In my time at Disney again, reports were a big thing. Under some higher ups, we were reporting sales numbers up to 4 times a day! This was in an environment where 5 was a lot of sales in a day, so it wasn’t like we had huge numbers we were dealing with that might need more frequent reporting.

On top of that, if we didn’t have good numbers in the first 2 hours of the day, we’d have to spend extra time explaining why and then outlining what we were going to do in the next 2 hours to up the numbers. I would not be amiss in saying that we sometimes spent more times reporting on sales than actually working to get them.

The same happens in the digital marketing world. We are flooded with data and we’ll have clients that request weekly, sometimes even daily reporting. Yet, that level of frequency simply has no statistical significance for all but the largest businesses.

If we take the Facebook algorithm for an example, it generally takes it 7 days to optimize any given ad set. So if you’re constantly tweaking things, you’re shooting your campaigns in the foot because Facebook’s machine learning, which is incredibly powerful, is not able to assist.

This also goes back to the formula piece. Marketing is very much about building momentum. The formula you have in place may actually work, but you won’t see it start to work for a sometimes months. Patience is hard in our Wall Street world of quarterly reports, but successful businesses learn how to play the long as well as the short game.

You can always get more data, but execution will always trump strategy. So get enough data to help it inform your decisions, and then act. The opportunity cost of waiting is often much higher than anything to be gained by ever more data.

Remember, It’s Evidence-based, Not Evidence Only

These 5 warnings should ring true and be well heeded by anyone in today’s business world. We don’t want our organizations to suffer the same level of losses America did under McNamara’s guidance.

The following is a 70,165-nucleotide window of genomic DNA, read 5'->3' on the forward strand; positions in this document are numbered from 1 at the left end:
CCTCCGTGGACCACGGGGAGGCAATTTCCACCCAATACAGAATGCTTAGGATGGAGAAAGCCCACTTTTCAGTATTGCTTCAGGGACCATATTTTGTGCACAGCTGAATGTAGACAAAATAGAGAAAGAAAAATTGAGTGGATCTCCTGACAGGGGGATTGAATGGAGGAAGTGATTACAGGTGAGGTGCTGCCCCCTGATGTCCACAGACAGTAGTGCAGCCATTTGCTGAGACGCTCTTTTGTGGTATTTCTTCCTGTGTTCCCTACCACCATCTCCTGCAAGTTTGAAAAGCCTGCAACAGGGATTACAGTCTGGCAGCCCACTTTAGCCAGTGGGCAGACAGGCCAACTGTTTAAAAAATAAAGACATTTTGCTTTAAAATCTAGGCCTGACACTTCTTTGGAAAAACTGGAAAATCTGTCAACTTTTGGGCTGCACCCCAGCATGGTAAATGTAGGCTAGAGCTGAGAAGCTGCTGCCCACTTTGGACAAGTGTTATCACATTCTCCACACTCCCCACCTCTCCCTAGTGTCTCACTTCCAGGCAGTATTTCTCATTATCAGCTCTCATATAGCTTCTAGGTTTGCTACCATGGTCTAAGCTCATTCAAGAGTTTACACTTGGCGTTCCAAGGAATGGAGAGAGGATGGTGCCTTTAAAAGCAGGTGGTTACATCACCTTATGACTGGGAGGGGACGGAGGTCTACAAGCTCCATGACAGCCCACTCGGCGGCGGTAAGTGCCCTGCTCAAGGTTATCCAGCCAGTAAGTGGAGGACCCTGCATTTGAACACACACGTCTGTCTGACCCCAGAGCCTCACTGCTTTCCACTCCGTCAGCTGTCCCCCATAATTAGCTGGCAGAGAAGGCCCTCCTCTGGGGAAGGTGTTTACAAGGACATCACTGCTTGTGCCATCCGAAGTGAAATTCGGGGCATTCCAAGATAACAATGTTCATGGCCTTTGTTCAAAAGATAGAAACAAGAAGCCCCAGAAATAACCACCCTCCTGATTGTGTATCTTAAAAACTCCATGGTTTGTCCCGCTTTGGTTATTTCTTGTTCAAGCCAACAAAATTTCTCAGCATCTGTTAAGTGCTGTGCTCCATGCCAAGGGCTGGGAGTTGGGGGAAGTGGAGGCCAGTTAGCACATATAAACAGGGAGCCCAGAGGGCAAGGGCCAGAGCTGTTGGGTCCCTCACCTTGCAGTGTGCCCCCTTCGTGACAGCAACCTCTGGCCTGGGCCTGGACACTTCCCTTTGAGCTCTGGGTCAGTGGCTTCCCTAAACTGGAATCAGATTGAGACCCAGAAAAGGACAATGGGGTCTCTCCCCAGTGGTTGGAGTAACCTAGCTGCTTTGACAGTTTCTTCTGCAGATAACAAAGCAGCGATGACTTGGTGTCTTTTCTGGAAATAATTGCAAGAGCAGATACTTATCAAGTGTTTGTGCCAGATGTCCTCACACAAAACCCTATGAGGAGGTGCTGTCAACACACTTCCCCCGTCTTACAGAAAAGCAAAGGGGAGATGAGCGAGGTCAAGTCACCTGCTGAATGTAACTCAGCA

Big data is vital to our organizations, but it is only a starting point. It should never be the sole source for any decisions. There are simply too many other factors.

The true power of machine learning is to be able to mine vast quantities of data quickly and present correlations a human mind may have taken years to find.

But the human mind’s unique ability is still to make creative and innovative predictions in a highly variable and uncertain world. Our ability to act and execute, rather than just analyze, also currently sets us apart from the machines.

And our people are not formulas or numbers. They should never be treated as such or we all lose.

As a business leader, understand the context, the story behind all the data, and use the genius and talents of your team to make decisions that are evidence-based, but not 100% determined by said evidence.

Photo Credit: martinlouis2212 Flickr via Compfight cc

This article was first published on Integrated Marketing Association.

Nick Jaworski was listed as one of the top 250 social media marketers in the US and owns Circle Social Inc., a strategic digital marketing agency in Indianapolis.

As a digital strategy and data nut, he loves building tactical campaigns across digital assets in order to create online lead and sales funnels. He can regularly be found sharing his knowledge through his writing and conference speaking.

When he's not on social media, he's spending time with his favorite person in the world - his daughter.